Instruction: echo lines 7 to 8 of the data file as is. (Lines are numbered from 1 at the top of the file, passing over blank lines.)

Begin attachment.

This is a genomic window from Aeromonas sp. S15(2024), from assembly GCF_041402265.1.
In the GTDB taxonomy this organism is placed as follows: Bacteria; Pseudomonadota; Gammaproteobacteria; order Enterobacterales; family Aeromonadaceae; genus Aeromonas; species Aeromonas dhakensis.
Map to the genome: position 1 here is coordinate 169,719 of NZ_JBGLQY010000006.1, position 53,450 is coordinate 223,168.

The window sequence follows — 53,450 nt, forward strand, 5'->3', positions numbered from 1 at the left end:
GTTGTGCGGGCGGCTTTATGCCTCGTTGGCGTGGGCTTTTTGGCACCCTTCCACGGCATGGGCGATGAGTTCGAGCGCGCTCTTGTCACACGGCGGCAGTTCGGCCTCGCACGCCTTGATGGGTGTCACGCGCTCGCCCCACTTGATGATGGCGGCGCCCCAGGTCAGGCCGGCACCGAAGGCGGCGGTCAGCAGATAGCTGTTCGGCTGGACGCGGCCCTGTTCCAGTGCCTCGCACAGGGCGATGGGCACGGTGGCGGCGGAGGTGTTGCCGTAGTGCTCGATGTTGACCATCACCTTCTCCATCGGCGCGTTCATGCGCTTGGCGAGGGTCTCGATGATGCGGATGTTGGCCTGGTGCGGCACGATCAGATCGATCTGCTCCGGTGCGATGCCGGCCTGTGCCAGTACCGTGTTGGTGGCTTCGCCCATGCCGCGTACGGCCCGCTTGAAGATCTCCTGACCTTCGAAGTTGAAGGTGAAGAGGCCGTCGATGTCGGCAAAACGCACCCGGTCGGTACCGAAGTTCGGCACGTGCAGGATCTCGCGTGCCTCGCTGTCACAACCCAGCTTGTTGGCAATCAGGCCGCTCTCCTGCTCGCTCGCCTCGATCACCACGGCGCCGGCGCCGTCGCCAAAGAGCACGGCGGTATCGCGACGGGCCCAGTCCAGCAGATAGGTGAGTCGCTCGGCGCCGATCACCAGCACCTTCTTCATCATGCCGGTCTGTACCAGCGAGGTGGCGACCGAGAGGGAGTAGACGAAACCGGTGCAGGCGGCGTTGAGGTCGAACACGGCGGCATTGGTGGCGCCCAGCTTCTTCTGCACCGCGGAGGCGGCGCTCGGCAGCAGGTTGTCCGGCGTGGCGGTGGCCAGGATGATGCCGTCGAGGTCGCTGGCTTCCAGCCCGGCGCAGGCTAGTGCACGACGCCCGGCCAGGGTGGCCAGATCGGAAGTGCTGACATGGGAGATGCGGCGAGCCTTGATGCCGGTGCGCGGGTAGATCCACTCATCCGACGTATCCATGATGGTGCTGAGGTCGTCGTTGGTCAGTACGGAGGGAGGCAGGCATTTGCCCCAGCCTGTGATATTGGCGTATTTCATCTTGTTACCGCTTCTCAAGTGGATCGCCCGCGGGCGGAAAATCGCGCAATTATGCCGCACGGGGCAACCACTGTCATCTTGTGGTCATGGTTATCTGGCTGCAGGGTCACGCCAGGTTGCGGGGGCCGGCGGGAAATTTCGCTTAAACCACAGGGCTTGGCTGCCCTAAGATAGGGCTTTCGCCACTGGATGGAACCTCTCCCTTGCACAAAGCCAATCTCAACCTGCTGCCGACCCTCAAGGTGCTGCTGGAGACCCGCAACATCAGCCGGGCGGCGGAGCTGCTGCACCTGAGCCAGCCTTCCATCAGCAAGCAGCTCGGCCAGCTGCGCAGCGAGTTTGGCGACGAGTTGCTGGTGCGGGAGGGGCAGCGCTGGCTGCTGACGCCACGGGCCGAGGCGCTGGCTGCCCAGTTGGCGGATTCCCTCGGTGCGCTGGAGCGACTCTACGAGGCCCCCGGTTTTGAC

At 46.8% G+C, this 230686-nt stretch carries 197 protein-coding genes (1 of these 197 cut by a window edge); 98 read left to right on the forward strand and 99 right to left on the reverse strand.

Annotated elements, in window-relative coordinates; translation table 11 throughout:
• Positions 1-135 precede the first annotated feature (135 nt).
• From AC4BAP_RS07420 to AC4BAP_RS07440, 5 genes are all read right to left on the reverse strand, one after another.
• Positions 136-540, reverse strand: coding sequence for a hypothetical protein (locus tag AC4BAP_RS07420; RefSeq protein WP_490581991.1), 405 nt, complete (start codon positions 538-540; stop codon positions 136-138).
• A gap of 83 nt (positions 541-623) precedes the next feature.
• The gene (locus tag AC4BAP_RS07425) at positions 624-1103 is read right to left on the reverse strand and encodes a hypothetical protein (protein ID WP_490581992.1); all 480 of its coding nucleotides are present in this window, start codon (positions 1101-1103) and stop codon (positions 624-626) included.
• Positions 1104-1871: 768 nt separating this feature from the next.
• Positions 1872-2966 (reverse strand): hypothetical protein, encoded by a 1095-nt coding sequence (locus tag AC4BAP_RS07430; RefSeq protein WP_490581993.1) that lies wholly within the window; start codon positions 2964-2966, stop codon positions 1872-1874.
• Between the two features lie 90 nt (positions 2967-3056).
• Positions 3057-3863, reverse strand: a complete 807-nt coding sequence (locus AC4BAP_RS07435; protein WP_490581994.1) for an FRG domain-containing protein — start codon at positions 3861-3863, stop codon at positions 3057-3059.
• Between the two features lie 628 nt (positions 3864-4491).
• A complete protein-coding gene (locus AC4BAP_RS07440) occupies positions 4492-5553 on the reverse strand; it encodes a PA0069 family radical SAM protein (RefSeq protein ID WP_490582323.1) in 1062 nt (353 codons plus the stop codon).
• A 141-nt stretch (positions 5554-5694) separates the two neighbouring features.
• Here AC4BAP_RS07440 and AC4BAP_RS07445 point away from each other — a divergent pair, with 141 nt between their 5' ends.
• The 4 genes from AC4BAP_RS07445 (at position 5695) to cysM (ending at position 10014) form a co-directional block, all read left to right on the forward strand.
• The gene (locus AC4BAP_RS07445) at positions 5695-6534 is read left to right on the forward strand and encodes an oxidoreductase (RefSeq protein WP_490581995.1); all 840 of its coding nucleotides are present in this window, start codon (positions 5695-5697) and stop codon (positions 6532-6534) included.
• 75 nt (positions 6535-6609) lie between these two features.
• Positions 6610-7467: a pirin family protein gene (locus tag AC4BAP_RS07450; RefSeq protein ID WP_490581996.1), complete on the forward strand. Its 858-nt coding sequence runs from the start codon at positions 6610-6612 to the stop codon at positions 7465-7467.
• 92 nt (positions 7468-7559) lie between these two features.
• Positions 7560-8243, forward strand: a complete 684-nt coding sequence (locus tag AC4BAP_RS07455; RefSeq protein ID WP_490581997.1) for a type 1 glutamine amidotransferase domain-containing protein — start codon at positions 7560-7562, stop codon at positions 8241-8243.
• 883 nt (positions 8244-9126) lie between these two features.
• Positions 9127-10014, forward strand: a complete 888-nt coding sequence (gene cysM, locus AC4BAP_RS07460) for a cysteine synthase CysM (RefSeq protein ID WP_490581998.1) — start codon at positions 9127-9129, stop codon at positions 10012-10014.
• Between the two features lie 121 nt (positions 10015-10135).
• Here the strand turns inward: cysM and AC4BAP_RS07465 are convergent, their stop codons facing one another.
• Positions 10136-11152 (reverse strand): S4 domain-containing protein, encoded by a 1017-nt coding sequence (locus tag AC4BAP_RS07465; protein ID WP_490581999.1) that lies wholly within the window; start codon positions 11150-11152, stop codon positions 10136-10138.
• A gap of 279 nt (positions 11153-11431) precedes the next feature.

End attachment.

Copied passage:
Annotated elements, in window-relative coordinates; translation table 11 throughout:
• Positions 1-135 precede the first annotated feature (135 nt).